Razer Leviathan V2 Pro early impressions: Small body, big boom

Beamforming tech with head-tracking AI for the win?

Razer’s latest audio innovation, the Leviathan V2 Pro, was first shown off at CES 2023.

Right off the top, it became a talking point because of its novel beamforming tech with head-tracking AI. The soundbar features a built-in infrared camera on its front that tracks your head while offering features like Spatial Audio Virtual Speakers and Room Fill, both of which normally require a bigger setup with speakers around the room.

The Leviathan V2 Pro, however, is just a soundbar accompanied by a down-firing subwoofer, resulting in a not-so-crowded speaker setup. Both the soundbar and the subwoofer are plug-and-play, making the device easy to connect to your PC. The Leviathan V2 Pro is also compatible with Bluetooth devices such as mobile phones, tablets, and the Nintendo Switch, though I haven’t been able to make it work with my TV.

Together, the soundbar and the subwoofer weigh roughly 7.3kg, making the combo relatively light to move around if needed. The soundbar is roughly 24 inches in length, resulting in it being the perfect size to fit under most PC monitors. The subwoofer, on the other hand, fits easily under your desk, saving ample space on your desk for accessories and other peripherals.

The front of the soundbar sports a black mesh grille that gives the soundbar a premium look, while the rest of the body is coated with a matte-like material that is good at attracting fingerprints. Of course, it wouldn’t be a Razer product without RGB lights. The bottom of the soundbar sports an RGB strip that isn’t all ‘in your face,’ but also provides a nice aesthetic when using the Leviathan V2 Pro in a dark setting.

The top of the soundbar features a volume dial alongside four physical buttons to adjust equalizer presets, audio modes, RGB lights and connections. The same can also be done via the Razer Synapse app on your PC or the Razer Audio app on your phone with higher customizability.

The soundbar itself does not have built-in woofers, and using it independently results in plain flat audio. With the subwoofer, however, it’s a different story. The single bottom-firing subwoofer is capable of producing highly thumping bass, and can fill a decently-sized room with ease. Sad for my neighbours, great for me.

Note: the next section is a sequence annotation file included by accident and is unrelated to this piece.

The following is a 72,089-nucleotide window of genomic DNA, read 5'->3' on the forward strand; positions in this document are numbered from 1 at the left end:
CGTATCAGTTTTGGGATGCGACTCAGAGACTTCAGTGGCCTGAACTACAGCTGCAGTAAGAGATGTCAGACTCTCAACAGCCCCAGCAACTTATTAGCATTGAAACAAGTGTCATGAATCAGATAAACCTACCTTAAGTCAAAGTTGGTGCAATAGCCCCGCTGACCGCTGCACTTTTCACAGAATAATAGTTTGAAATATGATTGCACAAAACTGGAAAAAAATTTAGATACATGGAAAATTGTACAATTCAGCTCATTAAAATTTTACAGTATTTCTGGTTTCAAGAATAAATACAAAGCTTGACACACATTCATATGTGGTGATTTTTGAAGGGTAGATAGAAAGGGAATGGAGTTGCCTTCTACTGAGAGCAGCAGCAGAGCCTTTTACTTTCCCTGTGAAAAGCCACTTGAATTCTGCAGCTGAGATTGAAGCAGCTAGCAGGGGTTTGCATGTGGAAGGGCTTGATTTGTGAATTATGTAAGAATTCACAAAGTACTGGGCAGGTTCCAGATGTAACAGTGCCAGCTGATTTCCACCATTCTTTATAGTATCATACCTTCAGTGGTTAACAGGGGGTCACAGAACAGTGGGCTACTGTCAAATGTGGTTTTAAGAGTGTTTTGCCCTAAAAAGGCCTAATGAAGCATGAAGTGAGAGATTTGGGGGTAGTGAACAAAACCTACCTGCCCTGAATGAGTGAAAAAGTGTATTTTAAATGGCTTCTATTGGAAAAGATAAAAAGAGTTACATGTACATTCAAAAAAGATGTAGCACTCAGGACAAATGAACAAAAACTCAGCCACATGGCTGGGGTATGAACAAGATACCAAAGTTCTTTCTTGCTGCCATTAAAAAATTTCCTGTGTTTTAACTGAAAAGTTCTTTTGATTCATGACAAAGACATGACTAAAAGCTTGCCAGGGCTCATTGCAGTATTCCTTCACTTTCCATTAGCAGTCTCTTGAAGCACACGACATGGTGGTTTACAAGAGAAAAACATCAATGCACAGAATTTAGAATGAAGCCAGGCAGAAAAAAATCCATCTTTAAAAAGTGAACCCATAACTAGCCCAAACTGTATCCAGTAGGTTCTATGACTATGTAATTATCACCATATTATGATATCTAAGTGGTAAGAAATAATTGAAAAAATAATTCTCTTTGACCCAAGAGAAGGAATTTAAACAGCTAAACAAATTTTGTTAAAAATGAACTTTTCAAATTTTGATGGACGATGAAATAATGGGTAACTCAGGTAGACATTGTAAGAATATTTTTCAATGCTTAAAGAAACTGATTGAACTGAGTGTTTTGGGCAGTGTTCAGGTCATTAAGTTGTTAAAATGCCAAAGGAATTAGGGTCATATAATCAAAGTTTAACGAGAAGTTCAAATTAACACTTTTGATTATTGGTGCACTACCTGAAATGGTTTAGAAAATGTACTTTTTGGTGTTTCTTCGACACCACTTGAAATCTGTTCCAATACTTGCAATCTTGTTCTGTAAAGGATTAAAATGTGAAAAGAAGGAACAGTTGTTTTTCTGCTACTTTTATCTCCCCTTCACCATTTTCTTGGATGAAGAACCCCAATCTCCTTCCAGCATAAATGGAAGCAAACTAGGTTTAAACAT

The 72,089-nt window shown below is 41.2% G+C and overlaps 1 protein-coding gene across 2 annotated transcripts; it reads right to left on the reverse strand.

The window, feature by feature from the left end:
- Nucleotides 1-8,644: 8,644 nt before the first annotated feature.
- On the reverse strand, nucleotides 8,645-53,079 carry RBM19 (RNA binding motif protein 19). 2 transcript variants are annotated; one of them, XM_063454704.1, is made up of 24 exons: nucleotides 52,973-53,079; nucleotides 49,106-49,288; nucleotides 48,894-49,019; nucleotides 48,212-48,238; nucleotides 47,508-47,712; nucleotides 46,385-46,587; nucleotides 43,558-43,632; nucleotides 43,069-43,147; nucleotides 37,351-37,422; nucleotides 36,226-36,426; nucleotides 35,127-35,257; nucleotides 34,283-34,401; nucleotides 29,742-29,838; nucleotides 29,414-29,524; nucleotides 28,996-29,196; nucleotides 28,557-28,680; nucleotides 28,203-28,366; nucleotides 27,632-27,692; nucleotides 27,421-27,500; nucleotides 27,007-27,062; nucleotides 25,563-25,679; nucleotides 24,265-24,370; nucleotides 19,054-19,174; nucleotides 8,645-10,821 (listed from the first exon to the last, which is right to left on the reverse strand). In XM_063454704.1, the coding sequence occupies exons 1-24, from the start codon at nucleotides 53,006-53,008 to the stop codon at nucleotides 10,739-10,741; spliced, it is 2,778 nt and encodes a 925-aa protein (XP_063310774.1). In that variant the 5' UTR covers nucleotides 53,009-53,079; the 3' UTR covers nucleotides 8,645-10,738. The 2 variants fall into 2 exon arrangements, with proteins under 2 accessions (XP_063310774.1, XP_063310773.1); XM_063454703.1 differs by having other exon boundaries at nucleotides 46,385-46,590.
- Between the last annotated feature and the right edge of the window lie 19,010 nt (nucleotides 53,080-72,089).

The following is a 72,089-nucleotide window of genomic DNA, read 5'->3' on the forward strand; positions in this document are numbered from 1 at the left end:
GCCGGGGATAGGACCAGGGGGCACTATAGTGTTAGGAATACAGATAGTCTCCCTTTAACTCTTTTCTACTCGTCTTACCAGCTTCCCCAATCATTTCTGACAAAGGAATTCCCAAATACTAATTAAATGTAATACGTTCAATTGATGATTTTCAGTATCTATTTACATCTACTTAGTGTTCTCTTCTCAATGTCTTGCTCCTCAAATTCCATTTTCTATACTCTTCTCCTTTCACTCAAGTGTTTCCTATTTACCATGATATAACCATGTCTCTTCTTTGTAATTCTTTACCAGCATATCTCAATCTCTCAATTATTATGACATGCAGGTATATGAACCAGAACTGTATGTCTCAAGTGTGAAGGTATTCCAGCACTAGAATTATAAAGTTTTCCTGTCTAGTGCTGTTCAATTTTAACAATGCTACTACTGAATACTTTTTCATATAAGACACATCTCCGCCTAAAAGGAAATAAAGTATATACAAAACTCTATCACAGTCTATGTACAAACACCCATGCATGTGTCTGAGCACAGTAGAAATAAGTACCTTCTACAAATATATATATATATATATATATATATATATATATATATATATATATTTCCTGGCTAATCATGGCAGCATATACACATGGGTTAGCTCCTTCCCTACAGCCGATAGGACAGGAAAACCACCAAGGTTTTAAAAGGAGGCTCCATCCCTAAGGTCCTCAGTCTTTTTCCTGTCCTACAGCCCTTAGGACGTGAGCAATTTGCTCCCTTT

In my brief time using the soundbar, I can confirm that the different audio modes actually do what they’re labelled as. For example, using the Leviathan V2 Pro in the ‘Virtual Headset’ mode actually feels like I’m wearing a headset. I was even able to move my head around in front of the soundbar, and it felt like the audio followed me along. Similarly, the ‘Virtual Speaker’ mode accurately replicates what it feels like to have a 7.1 surround sound system, with audio beaming to you from each side of the room in a stage-like experience. The experience is the same when listening to music and while gaming.

I’m still testing out the Leviathan V2 Pro.

Sometimes the subwoofer’s bass is enough to overpower the vocals, and I’m still trying to find the perfect EQ setting to balance them both. I have also ordered a USB-C to HDMI cable from Amazon to try to make the soundbar work with my TV, as I’m sure it can perform equally well as a home theatre setup and not just be limited to being used with a PC. It’s worth noting, however, that the soundbar can not track you and beam audio directly to your ears if more than one person is sitting in front of it. In such situations, it’s better to use ‘Room Fill’ or the regular ‘Stereo Mode,’ both of which are perfect for multiple listeners in a single room.

Overall, the Leviathan V2 Pro has left a smile on my face. It isn’t overly expensive, coming in at $549.99 in Canada, and delivers features that can be classified as the industry’s first. I’m excited to continue using the Levithan V2 Pro and see how immersive the head-tracking experience can get with minor tweaks.